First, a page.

effort to provide culturally and linguistically appropriate individual behavior and genetics.
care to Asian American and Pacific Islander clients.
It was the first clinic in the country to do so, and King County Public Health Officer Jeff Duchin, M.D.,
has since grown from a humble storefront into an said it’s critical to look beyond health care to improve
eight-location health organization with mobile and health outcomes. He said a person’s ZIP code can
school-based clinics. ICHS now serves nearly 29,000 be more revealing than his or her genetic code. “We
patients, 74 percent of whom are Asian American. Sixty know that in the U.S., people with higher incomes
percent are low income and 55 percent use interpretive live longer and healthier lives than people with lower
services. Their clinics provide medical, dental, incomes. This is an important issue because our
behavioral health, and soon, vision care. goal as public health professionals is to have all
people have equal opportunities to live healthy and IMPACT OF DIFFERENT
fulfilled lives. Understanding the causes of these FACTORS ON RISK OF
health inequities or differences in health outcomes is
an important way for us to begin to address them.” PREMATURE DEATH
ICHS CEO Teresita Batayola believes access to 20% 10% 30%
care is an issue of social justice and that everyone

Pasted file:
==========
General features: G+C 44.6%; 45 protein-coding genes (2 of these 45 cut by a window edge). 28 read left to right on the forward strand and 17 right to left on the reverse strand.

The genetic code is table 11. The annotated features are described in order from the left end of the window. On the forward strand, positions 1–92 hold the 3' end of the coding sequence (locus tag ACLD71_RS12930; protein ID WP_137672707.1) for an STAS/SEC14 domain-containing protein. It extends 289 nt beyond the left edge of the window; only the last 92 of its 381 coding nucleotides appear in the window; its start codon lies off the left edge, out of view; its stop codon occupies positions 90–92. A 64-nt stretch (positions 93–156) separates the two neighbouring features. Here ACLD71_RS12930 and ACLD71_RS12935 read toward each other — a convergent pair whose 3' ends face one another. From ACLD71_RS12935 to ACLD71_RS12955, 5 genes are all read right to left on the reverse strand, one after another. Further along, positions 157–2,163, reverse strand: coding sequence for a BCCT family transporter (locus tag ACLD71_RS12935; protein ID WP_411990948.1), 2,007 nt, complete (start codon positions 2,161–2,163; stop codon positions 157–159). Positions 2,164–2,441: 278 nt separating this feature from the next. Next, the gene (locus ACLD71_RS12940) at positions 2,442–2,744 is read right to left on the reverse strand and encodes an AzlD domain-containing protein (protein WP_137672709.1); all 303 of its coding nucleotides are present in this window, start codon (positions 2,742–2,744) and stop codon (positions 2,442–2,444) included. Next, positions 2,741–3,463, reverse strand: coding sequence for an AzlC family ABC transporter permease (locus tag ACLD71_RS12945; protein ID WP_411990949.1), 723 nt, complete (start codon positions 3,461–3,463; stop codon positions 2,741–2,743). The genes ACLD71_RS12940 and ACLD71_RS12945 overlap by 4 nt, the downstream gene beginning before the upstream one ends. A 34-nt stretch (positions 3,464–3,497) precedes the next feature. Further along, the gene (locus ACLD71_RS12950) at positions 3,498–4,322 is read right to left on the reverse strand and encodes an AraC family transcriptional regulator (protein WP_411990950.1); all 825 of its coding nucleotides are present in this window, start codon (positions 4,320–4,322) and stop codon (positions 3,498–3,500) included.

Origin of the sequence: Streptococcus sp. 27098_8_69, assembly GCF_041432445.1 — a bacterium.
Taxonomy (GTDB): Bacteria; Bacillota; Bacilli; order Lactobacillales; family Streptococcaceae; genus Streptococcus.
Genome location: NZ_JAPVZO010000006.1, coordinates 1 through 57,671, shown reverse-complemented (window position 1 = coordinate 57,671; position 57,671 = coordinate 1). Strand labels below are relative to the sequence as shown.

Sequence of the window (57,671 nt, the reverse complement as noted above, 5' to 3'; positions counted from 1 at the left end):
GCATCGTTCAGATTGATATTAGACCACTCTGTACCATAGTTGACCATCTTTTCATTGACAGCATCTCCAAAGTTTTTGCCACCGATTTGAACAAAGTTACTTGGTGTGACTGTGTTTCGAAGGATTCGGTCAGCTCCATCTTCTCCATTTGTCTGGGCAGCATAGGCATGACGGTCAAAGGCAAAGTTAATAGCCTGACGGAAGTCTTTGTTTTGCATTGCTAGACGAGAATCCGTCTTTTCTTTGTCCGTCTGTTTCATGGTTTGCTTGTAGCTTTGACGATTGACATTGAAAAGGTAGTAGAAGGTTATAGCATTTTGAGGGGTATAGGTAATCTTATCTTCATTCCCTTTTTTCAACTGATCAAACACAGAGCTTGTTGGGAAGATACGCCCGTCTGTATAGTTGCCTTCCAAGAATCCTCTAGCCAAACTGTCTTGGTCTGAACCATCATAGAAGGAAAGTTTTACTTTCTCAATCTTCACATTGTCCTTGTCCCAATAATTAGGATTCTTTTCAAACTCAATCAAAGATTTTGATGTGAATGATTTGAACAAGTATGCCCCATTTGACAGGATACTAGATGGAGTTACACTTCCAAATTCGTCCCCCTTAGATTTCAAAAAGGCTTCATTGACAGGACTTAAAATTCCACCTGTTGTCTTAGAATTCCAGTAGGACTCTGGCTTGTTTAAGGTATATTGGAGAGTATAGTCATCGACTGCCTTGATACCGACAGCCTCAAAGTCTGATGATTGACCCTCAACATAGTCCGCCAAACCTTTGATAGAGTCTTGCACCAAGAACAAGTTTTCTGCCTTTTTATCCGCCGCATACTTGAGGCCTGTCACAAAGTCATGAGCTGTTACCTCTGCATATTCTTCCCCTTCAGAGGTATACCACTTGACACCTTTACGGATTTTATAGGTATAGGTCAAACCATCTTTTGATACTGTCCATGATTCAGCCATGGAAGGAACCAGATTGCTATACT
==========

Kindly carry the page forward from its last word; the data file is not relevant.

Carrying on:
has a right to health care that makes a difference SOCIAL & HEALTH GENETICS
for them. “It should never be an issue of money or ENVIRONMENTAL CARE
background, never an issue of whether or not they FACTORS 30%
have the right papers. It's a universal right. What 10%
people are so shortsighted about is that the health 20%
of the person in the next house, the next chair to
you, affects you. If somebody does not have access HEALTH &
to care, it will become a public health issue.” WELL-BEING
Batayola says a key part of the center’s success is 40%
connecting with patients on a personal level. “ICHS
is a medical home, which means that we provide 40%
service through a team. Our goal is for our patients,
especially due to language and culture issues, to INDIVIDUAL
bond with someone on the team.” BEHAVIOR
ICHS patient Lucia Leandro Gimeno knows Steven A. Schroeder, M.D., We Can Do Better – Improving the
firsthand the impact of this approach. Gimeno, Health of the American People. New England Journal of Medicine.
who describes himself as an Afro-Latinx, trans-
masculine femme (he was was born a female, and While he will need a kidney transplant, Gimeno’s
currently identifies in the middle of the masculine health has stabilized through ICHS and he credits it
and feminine gender spectrum), came to ICHS after to the whole-person approach and excellent care.
three weeks in the hospital following a diagnosis of
end-stage kidney failure. He said the difference in “The people are so thoughtful and caring. They
ICHS’s care was immediately apparent. “My primary are always asking, ‘Do you need anything else?’
care physician was the first doctor that ever asked and ‘How can we support you?’" he said. “I've
me ... ‘How are you doing with all of these changes?’ just figured out through my health crisis that
And I literally almost burst into tears.” Gimeno said. the difference between life and death is whether
It was one of the first times a doctor had inquired people respect you and listen to you.”
about his mental health, not just his physical health.
The doctor offered counseling support through
ICHS. “He was always super competent and great
about the medical stuff, but also was really kind
and compassionate,” Gimeno says.
ICHS’ programs and supports go beyond health advice.
“ICHS does not believe you can just tell somebody
‘Have a healthier meal,’ and that's enough when
you don't give them a checklist of healthy foods,”